Dual Pandemics: Black Girls Talk about Health and Education during the time of COVID 19.
Today’s swirling conversation is about students re-entering learning environments, re-examining methods of education and mitigating plausible concerns about how to safely reintroduce students into education. But sadly, we don’t hear enough from the generation that is actually putting their bodies in these buildings, in these classrooms and in mixed social spaces that haven’t been tested since the onset of the most recent racial uprisings.
During this episode, you’ll join a conversation led by 12 brilliant young Black Women scholars from universities all over the country as they discuss the profound impact that COVID-19 has on health and education in Black and Brown communities as a whole, and specifically on the lives of Black Women and Girls.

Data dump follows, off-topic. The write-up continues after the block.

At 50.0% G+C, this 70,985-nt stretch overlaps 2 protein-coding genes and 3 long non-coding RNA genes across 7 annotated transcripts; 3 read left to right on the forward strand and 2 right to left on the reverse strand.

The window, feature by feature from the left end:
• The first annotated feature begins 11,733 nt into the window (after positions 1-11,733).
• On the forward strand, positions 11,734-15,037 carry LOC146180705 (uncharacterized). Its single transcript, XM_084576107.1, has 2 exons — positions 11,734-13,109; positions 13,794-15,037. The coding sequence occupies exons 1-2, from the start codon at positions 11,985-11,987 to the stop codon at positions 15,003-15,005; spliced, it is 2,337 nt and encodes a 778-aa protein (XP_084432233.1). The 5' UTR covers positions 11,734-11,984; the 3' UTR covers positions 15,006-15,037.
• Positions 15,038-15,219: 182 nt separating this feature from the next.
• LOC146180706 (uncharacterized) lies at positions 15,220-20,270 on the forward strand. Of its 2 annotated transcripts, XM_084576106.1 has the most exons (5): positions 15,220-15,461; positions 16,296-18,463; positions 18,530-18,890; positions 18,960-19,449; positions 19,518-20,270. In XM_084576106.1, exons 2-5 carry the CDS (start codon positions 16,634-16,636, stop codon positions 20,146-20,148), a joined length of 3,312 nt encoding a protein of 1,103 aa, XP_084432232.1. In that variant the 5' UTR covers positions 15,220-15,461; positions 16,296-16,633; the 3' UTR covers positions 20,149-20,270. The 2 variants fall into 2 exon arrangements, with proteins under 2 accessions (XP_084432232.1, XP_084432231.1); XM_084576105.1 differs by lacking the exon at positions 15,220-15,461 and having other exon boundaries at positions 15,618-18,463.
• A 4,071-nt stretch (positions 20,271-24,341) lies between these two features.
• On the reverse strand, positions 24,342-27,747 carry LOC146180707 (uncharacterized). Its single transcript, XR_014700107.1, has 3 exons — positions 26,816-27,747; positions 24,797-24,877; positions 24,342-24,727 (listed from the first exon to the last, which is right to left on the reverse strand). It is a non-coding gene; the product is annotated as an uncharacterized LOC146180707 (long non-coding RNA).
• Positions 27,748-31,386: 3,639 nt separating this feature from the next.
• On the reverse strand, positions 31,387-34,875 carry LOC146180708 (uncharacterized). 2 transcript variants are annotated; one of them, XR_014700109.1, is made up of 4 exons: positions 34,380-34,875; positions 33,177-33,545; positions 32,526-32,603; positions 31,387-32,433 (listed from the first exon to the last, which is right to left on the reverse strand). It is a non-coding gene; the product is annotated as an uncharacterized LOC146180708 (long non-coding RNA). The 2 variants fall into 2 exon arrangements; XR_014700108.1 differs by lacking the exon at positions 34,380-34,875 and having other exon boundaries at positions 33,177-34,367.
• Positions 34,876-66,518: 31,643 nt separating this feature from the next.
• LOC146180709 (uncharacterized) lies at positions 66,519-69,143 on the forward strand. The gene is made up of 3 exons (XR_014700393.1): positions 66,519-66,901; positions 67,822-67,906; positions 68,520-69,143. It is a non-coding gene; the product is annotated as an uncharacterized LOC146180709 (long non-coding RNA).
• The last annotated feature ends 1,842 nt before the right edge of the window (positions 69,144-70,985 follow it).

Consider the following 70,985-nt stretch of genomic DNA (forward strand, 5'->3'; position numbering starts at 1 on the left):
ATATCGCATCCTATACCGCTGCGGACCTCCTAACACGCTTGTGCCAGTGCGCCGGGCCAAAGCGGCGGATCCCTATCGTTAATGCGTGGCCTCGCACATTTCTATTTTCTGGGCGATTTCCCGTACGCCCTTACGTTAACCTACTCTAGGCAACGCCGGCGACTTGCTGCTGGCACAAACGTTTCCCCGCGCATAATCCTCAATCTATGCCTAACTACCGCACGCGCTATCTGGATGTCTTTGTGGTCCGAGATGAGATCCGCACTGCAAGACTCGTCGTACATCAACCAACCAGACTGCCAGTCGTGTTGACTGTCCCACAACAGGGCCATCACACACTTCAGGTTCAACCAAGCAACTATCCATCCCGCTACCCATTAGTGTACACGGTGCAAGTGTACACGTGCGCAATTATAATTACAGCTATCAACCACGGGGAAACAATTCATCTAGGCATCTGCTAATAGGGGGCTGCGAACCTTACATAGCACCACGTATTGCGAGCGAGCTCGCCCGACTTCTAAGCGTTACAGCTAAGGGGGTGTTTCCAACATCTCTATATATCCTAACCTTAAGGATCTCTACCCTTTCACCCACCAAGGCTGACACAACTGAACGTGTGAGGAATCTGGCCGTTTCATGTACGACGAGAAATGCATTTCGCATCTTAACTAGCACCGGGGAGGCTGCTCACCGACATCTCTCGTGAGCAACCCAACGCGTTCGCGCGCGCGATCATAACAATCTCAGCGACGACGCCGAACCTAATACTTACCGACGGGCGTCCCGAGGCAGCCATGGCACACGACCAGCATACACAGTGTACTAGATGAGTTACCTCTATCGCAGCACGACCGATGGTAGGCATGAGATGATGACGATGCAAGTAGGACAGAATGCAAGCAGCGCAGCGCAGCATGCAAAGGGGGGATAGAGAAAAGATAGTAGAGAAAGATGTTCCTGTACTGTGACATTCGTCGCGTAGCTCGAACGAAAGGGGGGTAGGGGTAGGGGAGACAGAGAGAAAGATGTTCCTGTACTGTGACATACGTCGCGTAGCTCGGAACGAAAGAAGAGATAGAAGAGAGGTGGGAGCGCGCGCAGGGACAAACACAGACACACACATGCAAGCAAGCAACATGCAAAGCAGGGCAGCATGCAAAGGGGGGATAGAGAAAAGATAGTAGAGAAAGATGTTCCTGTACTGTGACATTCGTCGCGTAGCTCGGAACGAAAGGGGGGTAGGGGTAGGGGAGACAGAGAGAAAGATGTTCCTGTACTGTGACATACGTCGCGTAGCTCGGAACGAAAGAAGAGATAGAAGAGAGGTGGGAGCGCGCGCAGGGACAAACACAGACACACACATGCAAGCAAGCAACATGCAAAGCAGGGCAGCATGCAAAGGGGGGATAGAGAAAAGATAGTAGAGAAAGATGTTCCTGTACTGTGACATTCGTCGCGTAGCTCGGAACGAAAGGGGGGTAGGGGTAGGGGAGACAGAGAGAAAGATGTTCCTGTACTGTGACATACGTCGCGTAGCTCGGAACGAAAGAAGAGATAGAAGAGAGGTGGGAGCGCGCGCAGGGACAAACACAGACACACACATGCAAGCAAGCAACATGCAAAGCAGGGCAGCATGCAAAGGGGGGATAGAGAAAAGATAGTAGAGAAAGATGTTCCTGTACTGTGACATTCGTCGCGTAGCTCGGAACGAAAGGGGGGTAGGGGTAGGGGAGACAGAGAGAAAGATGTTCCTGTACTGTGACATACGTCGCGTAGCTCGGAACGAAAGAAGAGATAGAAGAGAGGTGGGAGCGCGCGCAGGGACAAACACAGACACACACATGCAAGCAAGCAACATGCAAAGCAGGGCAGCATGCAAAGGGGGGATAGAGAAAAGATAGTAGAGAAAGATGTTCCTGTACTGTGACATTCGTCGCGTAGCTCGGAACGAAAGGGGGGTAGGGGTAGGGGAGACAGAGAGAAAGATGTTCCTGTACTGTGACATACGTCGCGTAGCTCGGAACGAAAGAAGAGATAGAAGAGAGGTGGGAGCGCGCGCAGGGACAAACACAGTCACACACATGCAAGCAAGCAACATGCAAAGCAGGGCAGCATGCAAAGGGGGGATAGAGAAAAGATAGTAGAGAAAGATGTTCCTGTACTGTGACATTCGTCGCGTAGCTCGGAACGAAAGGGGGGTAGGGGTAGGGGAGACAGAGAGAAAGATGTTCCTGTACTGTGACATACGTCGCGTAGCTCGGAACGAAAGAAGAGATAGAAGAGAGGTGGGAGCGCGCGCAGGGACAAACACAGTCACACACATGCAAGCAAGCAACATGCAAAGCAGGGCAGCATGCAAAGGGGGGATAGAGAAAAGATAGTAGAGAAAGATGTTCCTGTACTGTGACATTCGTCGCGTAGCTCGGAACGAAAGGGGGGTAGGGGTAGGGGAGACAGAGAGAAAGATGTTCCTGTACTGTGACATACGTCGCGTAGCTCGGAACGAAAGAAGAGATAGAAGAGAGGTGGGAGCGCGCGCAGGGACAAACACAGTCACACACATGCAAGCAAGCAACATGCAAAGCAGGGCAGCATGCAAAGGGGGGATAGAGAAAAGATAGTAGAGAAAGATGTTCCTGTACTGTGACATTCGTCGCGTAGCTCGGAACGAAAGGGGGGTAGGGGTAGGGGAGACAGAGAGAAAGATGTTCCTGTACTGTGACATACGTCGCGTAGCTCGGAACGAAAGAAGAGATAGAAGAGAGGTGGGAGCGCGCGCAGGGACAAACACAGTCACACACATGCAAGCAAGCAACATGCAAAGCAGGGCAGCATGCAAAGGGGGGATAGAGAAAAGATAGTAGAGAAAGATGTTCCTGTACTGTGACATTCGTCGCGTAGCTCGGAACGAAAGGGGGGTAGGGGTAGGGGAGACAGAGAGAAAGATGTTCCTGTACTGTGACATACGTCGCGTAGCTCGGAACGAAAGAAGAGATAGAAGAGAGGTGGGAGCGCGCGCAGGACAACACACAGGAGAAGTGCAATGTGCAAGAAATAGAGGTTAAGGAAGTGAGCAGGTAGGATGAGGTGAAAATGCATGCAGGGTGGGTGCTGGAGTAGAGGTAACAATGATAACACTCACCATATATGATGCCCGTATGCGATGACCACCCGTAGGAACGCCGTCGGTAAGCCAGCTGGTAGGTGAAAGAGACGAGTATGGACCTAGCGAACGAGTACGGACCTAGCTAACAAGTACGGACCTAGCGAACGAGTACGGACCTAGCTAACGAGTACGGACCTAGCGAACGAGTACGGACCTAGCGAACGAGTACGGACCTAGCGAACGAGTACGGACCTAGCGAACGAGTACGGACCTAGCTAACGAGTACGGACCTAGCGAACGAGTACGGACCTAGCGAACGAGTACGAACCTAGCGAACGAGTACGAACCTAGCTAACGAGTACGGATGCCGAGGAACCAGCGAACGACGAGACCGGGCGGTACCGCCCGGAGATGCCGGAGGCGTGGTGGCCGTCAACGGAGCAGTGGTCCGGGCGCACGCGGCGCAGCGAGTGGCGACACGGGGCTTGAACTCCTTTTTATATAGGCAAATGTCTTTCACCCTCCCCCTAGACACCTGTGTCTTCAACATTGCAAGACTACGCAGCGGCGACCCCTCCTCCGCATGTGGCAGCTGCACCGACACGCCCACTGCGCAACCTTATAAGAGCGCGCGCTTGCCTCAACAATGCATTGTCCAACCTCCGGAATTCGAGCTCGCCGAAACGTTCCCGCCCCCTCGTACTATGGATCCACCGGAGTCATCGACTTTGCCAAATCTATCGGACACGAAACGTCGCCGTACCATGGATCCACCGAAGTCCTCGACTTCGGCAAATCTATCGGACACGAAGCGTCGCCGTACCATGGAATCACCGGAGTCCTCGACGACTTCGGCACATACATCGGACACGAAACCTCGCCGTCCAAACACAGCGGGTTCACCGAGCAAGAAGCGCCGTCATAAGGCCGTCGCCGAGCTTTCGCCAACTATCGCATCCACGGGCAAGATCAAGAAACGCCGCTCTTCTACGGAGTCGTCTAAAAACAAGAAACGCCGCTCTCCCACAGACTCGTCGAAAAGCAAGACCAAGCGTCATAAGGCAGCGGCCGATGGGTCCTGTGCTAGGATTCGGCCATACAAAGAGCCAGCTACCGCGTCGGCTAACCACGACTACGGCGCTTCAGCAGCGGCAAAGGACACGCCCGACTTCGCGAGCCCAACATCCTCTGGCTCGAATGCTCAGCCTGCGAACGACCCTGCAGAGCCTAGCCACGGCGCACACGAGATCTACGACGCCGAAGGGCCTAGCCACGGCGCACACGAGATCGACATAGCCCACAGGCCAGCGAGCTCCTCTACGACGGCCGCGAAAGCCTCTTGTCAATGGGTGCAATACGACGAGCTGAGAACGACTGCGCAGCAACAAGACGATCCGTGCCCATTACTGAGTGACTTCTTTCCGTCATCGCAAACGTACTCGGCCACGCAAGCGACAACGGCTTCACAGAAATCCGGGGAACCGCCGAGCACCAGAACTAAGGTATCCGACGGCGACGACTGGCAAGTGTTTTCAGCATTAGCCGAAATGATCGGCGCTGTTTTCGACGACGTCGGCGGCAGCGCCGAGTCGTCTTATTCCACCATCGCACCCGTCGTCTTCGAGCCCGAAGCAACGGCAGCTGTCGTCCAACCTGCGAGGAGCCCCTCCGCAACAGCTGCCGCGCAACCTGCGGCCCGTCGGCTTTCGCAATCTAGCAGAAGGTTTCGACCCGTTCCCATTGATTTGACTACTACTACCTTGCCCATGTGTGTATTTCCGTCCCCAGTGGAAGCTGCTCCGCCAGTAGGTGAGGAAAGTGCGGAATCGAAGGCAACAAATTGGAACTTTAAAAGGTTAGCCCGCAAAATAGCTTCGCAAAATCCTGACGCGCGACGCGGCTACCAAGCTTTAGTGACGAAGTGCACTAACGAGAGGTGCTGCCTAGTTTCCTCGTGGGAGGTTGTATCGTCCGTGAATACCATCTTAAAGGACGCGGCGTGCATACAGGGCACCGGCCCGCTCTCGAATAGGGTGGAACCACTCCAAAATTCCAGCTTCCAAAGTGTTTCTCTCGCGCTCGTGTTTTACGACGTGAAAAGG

In order to tackle these topics, we reached out to prominent Black Women physicians from around the country who are currently working on the frontlines of the pandemic to share their experiences with our group. Dr. Myeisha Taylor, a board certified emergency physician from Sunnyvale Texas, Dr. Arabia Mollette, a board certified emergency medical physician from Brooklyn NY and Dr. Cindy Duke, a board certified Virologist and Fertility Specialist from Las Vegas NV, all shared their expertise in managing COVID from various perspectives which helped us understand the viruses unique impact on Black Women and the Black community at large.
“Dr. Crenshaw and AAPF understand that it’s a crucial time to train and empower young Black Women researchers; to not only confront the knowledge desert that exists in data related to Black Women, Black Girls and COVID, but also to center Black women as the authorities of their own research, data collection, its findings, and how it’s presented to the world.”
– Dina Wright Joseph (YSP Director)